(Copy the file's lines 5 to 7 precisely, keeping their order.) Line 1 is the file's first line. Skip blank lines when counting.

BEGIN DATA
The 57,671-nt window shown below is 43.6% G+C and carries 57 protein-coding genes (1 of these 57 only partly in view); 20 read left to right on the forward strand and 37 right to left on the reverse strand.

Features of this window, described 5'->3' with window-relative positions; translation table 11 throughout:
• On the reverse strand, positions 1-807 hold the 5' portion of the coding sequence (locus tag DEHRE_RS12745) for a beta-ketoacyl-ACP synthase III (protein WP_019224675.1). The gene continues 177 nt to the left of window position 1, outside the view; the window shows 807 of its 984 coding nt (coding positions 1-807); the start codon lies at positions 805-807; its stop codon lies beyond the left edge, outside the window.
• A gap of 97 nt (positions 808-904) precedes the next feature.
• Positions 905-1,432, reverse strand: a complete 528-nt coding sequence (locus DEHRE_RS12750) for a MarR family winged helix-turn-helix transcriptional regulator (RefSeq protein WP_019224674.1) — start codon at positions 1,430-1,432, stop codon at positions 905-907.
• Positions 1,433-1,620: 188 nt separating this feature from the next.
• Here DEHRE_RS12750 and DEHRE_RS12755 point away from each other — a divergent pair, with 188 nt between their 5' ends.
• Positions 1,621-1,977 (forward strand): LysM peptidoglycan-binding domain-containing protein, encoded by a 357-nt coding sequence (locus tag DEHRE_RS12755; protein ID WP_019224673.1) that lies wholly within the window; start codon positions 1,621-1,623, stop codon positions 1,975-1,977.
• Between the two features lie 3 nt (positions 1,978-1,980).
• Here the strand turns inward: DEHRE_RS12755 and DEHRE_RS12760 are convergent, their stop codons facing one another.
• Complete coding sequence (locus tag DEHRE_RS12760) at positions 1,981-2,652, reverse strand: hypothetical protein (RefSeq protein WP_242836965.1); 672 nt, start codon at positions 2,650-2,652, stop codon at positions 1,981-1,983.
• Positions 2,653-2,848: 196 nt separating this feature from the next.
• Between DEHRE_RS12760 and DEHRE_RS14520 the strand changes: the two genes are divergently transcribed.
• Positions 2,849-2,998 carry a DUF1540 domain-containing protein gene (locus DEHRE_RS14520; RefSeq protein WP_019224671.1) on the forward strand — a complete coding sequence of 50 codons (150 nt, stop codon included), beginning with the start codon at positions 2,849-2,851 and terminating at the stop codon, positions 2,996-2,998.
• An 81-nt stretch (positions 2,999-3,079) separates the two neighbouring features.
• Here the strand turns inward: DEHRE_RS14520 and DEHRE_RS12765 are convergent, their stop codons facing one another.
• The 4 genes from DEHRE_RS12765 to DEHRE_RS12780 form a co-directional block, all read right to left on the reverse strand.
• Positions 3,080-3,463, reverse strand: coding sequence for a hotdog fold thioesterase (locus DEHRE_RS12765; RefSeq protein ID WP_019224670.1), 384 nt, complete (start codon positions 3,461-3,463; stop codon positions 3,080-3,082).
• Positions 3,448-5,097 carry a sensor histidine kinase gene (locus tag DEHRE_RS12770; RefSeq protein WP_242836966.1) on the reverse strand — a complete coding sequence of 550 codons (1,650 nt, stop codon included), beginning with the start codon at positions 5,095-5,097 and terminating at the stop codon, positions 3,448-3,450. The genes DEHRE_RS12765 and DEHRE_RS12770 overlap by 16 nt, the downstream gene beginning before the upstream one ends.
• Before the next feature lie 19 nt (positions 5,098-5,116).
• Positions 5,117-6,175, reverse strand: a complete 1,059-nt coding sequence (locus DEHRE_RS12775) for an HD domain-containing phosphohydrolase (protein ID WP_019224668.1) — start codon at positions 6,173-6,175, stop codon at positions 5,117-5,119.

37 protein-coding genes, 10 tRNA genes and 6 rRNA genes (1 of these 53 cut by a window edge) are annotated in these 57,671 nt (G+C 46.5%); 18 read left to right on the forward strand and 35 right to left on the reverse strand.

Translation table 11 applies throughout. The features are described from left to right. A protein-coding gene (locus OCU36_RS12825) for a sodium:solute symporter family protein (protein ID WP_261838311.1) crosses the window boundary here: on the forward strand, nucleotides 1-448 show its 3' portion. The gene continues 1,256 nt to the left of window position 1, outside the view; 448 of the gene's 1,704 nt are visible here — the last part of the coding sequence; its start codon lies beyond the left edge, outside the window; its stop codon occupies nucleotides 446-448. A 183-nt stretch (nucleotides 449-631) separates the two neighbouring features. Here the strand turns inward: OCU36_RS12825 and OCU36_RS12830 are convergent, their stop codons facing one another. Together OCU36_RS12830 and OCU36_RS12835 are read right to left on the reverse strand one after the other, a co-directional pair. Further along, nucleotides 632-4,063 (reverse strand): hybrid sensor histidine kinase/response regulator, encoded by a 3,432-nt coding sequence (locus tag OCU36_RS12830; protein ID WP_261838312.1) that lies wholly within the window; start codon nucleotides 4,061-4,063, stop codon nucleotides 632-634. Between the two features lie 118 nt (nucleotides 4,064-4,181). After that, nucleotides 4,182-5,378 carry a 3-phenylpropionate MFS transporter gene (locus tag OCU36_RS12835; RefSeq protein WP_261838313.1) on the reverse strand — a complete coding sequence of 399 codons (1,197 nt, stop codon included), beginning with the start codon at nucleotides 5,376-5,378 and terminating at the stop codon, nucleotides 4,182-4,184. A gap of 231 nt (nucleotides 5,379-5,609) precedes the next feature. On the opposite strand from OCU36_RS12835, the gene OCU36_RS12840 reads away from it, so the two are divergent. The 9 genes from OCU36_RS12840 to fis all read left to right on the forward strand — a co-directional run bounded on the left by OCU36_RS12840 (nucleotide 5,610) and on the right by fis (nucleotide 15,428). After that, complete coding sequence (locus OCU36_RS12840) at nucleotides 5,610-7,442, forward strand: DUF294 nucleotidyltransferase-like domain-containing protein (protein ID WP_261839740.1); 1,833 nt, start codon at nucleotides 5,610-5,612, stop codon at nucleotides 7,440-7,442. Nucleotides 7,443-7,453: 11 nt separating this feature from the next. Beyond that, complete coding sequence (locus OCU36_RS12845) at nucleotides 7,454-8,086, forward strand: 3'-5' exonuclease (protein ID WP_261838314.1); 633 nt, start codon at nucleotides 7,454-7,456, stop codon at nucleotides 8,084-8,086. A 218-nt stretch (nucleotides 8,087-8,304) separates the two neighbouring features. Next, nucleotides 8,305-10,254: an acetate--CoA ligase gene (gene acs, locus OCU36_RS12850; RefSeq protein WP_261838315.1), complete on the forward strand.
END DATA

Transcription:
• Positions 905-1,432, reverse strand: a complete 528-nt coding sequence (locus DEHRE_RS12750) for a MarR family winged helix-turn-helix transcriptional regulator (RefSeq protein WP_019224674.1) — start codon at positions 1,430-1,432, stop codon at positions 905-907.
• Positions 1,433-1,620: 188 nt separating this feature from the next.
• Here DEHRE_RS12750 and DEHRE_RS12755 point away from each other — a divergent pair, with 188 nt between their 5' ends.